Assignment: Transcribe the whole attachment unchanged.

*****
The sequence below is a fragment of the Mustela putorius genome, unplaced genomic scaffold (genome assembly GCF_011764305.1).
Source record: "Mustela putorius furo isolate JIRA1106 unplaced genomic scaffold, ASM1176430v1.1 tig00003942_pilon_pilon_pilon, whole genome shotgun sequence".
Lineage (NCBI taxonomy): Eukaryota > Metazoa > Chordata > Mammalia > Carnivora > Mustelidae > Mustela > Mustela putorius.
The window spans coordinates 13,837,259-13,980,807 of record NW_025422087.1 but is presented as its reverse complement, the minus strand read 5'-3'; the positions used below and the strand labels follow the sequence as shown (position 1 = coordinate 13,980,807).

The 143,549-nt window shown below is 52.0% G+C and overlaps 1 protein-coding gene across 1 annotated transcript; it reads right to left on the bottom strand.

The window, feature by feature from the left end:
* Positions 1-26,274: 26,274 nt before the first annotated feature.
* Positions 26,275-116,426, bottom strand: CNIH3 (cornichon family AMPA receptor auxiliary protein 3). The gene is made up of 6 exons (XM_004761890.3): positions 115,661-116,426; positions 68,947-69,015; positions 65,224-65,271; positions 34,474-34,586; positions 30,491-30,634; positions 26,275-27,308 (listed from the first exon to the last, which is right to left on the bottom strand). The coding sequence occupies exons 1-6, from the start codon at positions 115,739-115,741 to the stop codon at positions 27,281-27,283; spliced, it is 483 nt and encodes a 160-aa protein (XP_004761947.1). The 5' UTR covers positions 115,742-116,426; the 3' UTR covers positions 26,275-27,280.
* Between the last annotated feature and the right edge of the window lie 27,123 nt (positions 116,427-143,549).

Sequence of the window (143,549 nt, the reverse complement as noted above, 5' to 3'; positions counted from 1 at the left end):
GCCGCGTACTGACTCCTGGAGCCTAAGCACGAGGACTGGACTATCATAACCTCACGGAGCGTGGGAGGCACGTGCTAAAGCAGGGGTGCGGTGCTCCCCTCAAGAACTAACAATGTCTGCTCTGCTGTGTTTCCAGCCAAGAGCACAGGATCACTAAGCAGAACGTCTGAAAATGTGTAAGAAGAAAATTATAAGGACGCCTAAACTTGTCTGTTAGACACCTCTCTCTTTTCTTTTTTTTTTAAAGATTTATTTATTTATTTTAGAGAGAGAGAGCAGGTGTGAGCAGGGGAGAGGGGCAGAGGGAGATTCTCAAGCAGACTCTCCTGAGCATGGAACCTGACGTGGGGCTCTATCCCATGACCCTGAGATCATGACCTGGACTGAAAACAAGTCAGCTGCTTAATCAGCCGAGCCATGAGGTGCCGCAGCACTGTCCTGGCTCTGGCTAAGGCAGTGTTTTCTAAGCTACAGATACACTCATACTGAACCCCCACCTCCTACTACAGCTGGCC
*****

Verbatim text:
The sequence below is a fragment of the Mustela putorius genome, unplaced genomic scaffold (genome assembly GCF_011764305.1).
Source record: "Mustela putorius furo isolate JIRA1106 unplaced genomic scaffold, ASM1176430v1.1 tig00003942_pilon_pilon_pilon, whole genome shotgun sequence".
Lineage (NCBI taxonomy): Eukaryota > Metazoa > Chordata > Mammalia > Carnivora > Mustelidae > Mustela > Mustela putorius.
The window spans coordinates 13,837,259-13,980,807 of record NW_025422087.1 but is presented as its reverse complement, the minus strand read 5'-3'; the positions used below and the strand labels follow the sequence as shown (position 1 = coordinate 13,980,807).

The 143,549-nt window shown below is 52.0% G+C and overlaps 1 protein-coding gene across 1 annotated transcript; it reads right to left on the bottom strand.

The window, feature by feature from the left end:
* Positions 1-26,274: 26,274 nt before the first annotated feature.
* Positions 26,275-116,426, bottom strand: CNIH3 (cornichon family AMPA receptor auxiliary protein 3). The gene is made up of 6 exons (XM_004761890.3): positions 115,661-116,426; positions 68,947-69,015; positions 65,224-65,271; positions 34,474-34,586; positions 30,491-30,634; positions 26,275-27,308 (listed from the first exon to the last, which is right to left on the bottom strand). The coding sequence occupies exons 1-6, from the start codon at positions 115,739-115,741 to the stop codon at positions 27,281-27,283; spliced, it is 483 nt and encodes a 160-aa protein (XP_004761947.1). The 5' UTR covers positions 115,742-116,426; the 3' UTR covers positions 26,275-27,280.
* Between the last annotated feature and the right edge of the window lie 27,123 nt (positions 116,427-143,549).

Sequence of the window (143,549 nt, the reverse complement as noted above, 5' to 3'; positions counted from 1 at the left end):
GCCGCGTACTGACTCCTGGAGCCTAAGCACGAGGACTGGACTATCATAACCTCACGGAGCGTGGGAGGCACGTGCTAAAGCAGGGGTGCGGTGCTCCCCTCAAGAACTAACAATGTCTGCTCTGCTGTGTTTCCAGCCAAGAGCACAGGATCACTAAGCAGAACGTCTGAAAATGTGTAAGAAGAAAATTATAAGGACGCCTAAACTTGTCTGTTAGACACCTCTCTCTTTTCTTTTTTTTTTAAAGATTTATTTATTTATTTTAGAGAGAGAGAGCAGGTGTGAGCAGGGGAGAGGGGCAGAGGGAGATTCTCAAGCAGACTCTCCTGAGCATGGAACCTGACGTGGGGCTCTATCCCATGACCCTGAGATCATGACCTGGACTGAAAACAAGTCAGCTGCTTAATCAGCCGAGCCATGAGGTGCCGCAGCACTGTCCTGGCTCTGGCTAAGGCAGTGTTTTCTAAGCTACAGATACACTCATACTGAACCCCCACCTCCTACTACAGCTGGCC